Redwings and Cuckoos
October – nights now longer than days, mists sneaking around the hedgerows, birds beginning to arrive from Scandinavia – even Radio 4’s The Archers included the arrival of redwings. The first week of October brought some welcome rain to eastern England and with it a change in birds being seen. The last of the summer warblers have slipped away. My two chiffchaffs, living in the Hebe for the last month, disappeared leaving the garden to the robins. The tagged cuckoos are now in Africa along with the swallows and swifts. In place of them, around the coastline wildfowl and waders arrive in ever-increasing numbers. Soon there will be redwings and fieldfares flying in to hunt the hedges and field for fruit.
Redwings are the herald of winter – they migrate at night and you can hear their thin calls as they fly over unseen, moving south and west. A few years ago, I found a tired redwing sitting in the road. I drew near but he stayed put. It is rare to have such a close view of these shy birds. I could see his cream eye stripe. I tried to flush him away from the road concerned for his safety. He moved a few steps. I tried again and this time he flew to a nearby bush, showing his rich rust red underwing from which he is named.
This October starts with a new moon and meteor showers. Looking out at the pinpricks of starlight I think about migration. The magic of the appearance and disappearance of birds as they move between continents across the seasons lies deep within our culture and our DNA. The arrival of the cuckoo, the swallow and the swift, bringing their promise of spring, is celebrated in literature and song, retold in myths and now studied by scientists. In a generation we have witnessed dramatic declines in the numbers of birds arriving here. There are parishes now where the cuckoo, the turtle dove, the nightingale are all absent. There seems to be far less story telling about the winter migrants.
Scientists can study these birds and gain an understanding of the perils that they face as they make their long journeys. Landscape change, wars, forest clearance, changes in food production, droughts, storms and human predation all combine to threaten birds as they move across traditional migration routes each year. Science can give us the facts but it does not touch us in the way that story, myth, song and art do. A few years ago I saw an innovative performance about the cuckoo, part of the British Trust for Ornithology’s (BTO) FlightLines project.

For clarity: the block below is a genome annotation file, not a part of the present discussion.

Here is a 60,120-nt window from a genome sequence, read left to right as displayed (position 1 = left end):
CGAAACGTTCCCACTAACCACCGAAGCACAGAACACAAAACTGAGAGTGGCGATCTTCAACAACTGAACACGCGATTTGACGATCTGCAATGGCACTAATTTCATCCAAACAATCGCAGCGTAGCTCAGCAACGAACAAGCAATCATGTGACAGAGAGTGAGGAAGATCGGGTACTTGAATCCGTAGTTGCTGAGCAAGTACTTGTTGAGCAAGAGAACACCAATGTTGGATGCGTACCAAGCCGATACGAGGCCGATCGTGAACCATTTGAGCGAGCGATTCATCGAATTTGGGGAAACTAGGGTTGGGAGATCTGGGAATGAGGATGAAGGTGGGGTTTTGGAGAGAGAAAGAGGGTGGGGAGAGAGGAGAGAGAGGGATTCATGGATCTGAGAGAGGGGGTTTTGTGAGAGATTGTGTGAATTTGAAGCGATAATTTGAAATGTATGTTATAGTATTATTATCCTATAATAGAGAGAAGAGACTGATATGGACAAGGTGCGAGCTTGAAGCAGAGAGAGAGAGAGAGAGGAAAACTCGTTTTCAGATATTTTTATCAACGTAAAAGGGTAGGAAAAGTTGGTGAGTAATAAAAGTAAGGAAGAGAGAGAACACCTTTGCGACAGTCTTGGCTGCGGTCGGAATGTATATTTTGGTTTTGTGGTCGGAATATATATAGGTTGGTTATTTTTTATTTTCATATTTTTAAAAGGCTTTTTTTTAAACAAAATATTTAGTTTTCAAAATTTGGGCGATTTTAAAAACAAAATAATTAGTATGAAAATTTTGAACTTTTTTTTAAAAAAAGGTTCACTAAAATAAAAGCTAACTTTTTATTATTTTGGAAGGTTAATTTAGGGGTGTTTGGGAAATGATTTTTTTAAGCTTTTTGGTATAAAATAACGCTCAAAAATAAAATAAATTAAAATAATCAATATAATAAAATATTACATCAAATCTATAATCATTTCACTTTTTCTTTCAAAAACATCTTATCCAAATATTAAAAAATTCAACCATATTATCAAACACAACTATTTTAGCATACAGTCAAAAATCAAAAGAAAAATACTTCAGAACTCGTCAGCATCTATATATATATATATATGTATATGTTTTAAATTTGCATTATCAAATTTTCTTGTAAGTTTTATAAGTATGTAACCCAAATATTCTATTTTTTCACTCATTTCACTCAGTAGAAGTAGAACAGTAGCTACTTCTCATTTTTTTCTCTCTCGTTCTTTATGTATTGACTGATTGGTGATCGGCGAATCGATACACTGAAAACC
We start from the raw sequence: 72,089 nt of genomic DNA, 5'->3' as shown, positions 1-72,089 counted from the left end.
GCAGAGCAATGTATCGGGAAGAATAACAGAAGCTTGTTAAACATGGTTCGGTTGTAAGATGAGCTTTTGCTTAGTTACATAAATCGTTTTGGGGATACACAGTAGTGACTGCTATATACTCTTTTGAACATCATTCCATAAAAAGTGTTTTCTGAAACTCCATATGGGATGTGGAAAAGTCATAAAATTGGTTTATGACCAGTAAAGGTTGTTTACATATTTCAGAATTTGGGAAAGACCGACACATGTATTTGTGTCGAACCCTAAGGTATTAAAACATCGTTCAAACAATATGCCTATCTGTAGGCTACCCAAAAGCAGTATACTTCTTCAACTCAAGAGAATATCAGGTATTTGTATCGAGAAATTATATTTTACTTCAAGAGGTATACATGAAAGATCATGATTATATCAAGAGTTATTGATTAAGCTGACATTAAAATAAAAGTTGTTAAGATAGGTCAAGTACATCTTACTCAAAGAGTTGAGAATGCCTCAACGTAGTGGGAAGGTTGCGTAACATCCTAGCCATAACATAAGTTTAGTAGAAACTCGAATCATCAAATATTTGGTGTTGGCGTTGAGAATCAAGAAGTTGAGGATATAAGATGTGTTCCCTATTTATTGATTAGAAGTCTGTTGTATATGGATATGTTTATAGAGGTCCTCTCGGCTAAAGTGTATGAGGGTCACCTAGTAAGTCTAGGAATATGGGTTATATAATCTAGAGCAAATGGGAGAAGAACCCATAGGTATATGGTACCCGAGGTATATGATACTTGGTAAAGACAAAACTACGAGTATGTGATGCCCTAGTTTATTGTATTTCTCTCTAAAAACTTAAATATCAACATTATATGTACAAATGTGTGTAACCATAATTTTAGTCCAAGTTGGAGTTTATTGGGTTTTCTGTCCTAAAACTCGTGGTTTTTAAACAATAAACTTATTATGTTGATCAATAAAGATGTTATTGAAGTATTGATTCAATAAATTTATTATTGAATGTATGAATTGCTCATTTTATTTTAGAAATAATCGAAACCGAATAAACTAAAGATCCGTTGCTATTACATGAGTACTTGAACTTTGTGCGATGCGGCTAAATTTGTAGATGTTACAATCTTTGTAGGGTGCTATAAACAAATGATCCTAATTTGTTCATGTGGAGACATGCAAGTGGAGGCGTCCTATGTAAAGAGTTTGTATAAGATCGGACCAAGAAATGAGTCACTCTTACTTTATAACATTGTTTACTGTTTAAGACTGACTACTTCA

FlightLines endeavours to use the creative arts to emotionally connect us back to our migrant birds, to remind us of their music and their magic and to inspire us to care again. Story-teller Michael Green and his son, Joshua, an accomplished musician, gave a compelling and engaging account of the cuckoo. Michael had seen one of the BTO tagged cuckoos receive its radio transmitter at Fylingdales and he tracked its journey on migration into Chad and the Congo. But he did not just sit with his laptop monitoring the progress. He linked with photo-journalist, Toby Smith, and set off for the cuckoo’s African homeland, the Batέkέ Plateau in eastern Gabon. They spent time in this oppressively hot country but failed to spot the cuckoos although their GPS tags located them here.
Gone Cuckoo relays Michael’s experience of his year with the cuckoo. He morphs into cuckoo, as only a story-teller can. Flying above Africa we look down with him across the Sahara, and stop with him in Cameroon, a beady eye glancing upwards and outwards for danger. Joshua sang old folk songs, mixed with the rhythm of African chants, reminding us that these are not our cuckoos but they link us across Europe and into Central Africa.
Such performances make us think – think about the meaning of the cuckoo and other migrant birds that appear each spring or winter. But it also warns that such birds may soon only be heard of in myth, and their calls, their flight and their global journeys may soon end.
As the moon hangs above the horizon, I reflect on all these journeys and the wonder of a world that still contains so much mystery and magic. We must use all the creative arts we can to galvanise action, to make sure we are not the last generation to hear the cuckoo. Well done to the BTO for taking this initiative.
Here now at the beginning of October, I wait for a different migration – the quiet tseep tseep calls of the redwing as their night time flights bring them here for the winter, migrating under a hunters’ moon.
Melinda Appleby October 2021